[gnutls-devel] Casting from int to (void *)

Tim Ruehsen tim.ruehsen at gmx.de
Fri Feb 8 10:16:42 CET 2013

Am Thursday 07 February 2013 schrieb Stef Walter:
> On 02/07/2013 07:06 PM, Nikos Mavrogiannopoulos wrote:
> > On 02/07/2013 03:10 PM, Jaak Ristioja wrote:
> >> The current solution probably works for most x86 setups, but not for
> >> all. The compiler warning is completely reasonable, as it points out
> >> something which might not work properly on some platforms.
> >> I suspect this behavior can't be corrected without breaking the ABI/API.
> >> I think stuff with actual (void *) pointers still works if the
> >> respective callbacks are properly set.
> > 
> > Hello,
> > 
> >  I by change to the ABI you mean adding a new function, that's not a
> > 
> > high cost.
> > 
> > However, my main concern is whether there is an actual system where the
> > current approach causes a problem in order to justify any action (at
> > least from my part, if you submit a patch for that, that's another
> > story).
> FWIW, Glib has has macros for putting ints into pointers, and taking
> them back out:
> I mention this because I believe the general consensus is that there is
> no relevant platform for which you can't store 32-bits of integer in a
> pointer.

IMHO, the glib is still pretty Gnome centric. That would mean "relevant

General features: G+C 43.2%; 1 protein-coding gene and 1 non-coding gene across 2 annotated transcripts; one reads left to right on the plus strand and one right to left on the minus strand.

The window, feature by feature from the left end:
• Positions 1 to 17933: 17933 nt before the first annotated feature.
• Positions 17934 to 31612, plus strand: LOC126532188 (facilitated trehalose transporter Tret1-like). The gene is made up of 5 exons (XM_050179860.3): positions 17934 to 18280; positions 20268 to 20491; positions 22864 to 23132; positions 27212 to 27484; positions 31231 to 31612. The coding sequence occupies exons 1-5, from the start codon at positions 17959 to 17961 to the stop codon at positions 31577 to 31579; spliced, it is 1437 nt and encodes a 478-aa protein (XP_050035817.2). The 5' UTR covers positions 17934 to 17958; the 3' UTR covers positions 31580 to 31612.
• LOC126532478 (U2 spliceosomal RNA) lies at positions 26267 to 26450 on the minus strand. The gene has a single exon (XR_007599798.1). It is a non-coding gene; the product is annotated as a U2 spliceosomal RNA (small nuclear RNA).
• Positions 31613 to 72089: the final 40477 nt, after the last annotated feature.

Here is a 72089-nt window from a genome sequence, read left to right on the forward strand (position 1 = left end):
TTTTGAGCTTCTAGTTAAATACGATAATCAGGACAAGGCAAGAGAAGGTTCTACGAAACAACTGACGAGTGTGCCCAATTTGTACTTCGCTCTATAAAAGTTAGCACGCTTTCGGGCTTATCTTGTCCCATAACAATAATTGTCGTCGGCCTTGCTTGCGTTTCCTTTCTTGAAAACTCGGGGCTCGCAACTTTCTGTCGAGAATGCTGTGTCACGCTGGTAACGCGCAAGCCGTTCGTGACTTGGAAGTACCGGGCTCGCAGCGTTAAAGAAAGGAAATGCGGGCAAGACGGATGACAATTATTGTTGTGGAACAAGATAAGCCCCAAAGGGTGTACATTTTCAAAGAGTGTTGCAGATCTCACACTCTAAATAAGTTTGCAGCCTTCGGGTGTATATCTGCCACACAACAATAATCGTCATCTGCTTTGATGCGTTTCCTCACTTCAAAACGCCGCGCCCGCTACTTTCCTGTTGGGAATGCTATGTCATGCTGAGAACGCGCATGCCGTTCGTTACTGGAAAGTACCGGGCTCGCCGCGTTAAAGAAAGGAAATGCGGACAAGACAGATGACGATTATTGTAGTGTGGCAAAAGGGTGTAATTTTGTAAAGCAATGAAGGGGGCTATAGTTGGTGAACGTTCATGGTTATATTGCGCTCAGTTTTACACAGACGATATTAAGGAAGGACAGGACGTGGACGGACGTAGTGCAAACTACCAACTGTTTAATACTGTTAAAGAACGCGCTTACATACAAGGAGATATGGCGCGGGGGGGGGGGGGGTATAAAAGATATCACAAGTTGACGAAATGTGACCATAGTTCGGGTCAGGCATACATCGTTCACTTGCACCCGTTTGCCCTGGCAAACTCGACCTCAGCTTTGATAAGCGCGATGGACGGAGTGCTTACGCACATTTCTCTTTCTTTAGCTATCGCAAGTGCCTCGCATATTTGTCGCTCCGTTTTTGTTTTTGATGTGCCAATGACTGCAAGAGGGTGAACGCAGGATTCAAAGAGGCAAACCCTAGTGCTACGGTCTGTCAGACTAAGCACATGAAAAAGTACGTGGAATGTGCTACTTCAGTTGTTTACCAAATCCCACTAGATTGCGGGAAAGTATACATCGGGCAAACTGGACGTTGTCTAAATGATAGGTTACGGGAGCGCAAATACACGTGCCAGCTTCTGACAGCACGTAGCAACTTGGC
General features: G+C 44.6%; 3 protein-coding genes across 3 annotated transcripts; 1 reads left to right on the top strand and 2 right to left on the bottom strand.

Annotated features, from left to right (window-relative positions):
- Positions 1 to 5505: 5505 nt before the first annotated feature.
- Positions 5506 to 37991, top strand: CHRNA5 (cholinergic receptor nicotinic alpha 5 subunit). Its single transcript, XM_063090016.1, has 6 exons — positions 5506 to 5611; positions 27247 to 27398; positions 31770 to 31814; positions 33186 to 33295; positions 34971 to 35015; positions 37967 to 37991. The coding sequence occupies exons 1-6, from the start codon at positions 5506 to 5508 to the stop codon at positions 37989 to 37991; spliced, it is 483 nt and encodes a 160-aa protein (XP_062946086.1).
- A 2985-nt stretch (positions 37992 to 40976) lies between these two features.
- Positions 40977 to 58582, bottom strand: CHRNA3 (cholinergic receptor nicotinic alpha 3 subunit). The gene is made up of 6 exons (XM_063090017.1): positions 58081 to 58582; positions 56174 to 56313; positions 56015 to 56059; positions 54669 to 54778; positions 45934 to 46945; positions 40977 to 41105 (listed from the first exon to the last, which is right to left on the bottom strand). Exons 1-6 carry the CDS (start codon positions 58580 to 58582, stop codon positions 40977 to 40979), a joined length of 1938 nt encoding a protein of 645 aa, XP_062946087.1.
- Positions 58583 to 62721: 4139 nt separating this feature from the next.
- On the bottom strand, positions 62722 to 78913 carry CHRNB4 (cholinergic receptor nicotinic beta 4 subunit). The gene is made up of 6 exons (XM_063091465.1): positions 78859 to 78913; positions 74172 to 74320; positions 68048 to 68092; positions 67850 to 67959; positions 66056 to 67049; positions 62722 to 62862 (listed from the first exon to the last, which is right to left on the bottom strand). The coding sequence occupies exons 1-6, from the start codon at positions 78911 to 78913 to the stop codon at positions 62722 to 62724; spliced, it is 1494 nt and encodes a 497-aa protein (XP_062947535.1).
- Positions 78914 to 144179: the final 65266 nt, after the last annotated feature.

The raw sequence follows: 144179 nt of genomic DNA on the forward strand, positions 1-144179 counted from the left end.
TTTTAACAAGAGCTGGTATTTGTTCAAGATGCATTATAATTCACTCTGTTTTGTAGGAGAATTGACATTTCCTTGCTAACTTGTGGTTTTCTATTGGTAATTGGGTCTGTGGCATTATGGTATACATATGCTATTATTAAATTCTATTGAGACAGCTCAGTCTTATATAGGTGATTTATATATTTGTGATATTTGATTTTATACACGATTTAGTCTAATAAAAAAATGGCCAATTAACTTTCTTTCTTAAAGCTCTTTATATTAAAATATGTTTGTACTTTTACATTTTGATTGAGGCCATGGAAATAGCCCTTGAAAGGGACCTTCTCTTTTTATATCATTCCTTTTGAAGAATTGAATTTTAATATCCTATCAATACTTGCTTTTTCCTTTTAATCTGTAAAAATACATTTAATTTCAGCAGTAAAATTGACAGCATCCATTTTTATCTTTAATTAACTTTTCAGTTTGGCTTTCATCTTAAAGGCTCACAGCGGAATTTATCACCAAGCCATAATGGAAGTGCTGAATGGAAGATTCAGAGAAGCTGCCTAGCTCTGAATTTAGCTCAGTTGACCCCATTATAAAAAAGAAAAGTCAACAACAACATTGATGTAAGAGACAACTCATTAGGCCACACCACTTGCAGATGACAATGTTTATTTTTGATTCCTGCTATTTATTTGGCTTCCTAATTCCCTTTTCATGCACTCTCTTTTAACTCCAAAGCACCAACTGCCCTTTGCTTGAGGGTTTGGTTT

platform" = "Desktop platform", well a bit simplified.

BTW, the mentioned macros are just simple chains of casts that are made to 
silence the compiler. You can do that  'void *p = (void *)(ssize_t)i' and back 
with int i = (int)(ssize_t)p; 
But this is not elegant and looks like a hack, if you use macros or not (well,  
it IS a hack).

There might be some (obscure, embedded ?) platforms where this doesn't work. 
E.g. having 16-bit pointers and/or platforms with non-flat memory models where 
NULL is not 0. Or function pointers having a different size than memory/void 
pointers. Are these platforms relevant to GnuTLS !?

As long as no one comes along having real (not just theoretical) serious 
problems, the only reason to change anything is of 'code elegance' and to calm 
down 'security experts' (I read this C article of securecoding.cert.org - it 
is correct in general, but doesn't fit for the special case of 

But then, 'code elegance' might be an important thing (at least to me).
And providing a ..._set/get_int() (I personally wouldn't call it _berkeley) 
wouldn't really hurt, would it.

Regards, Tim

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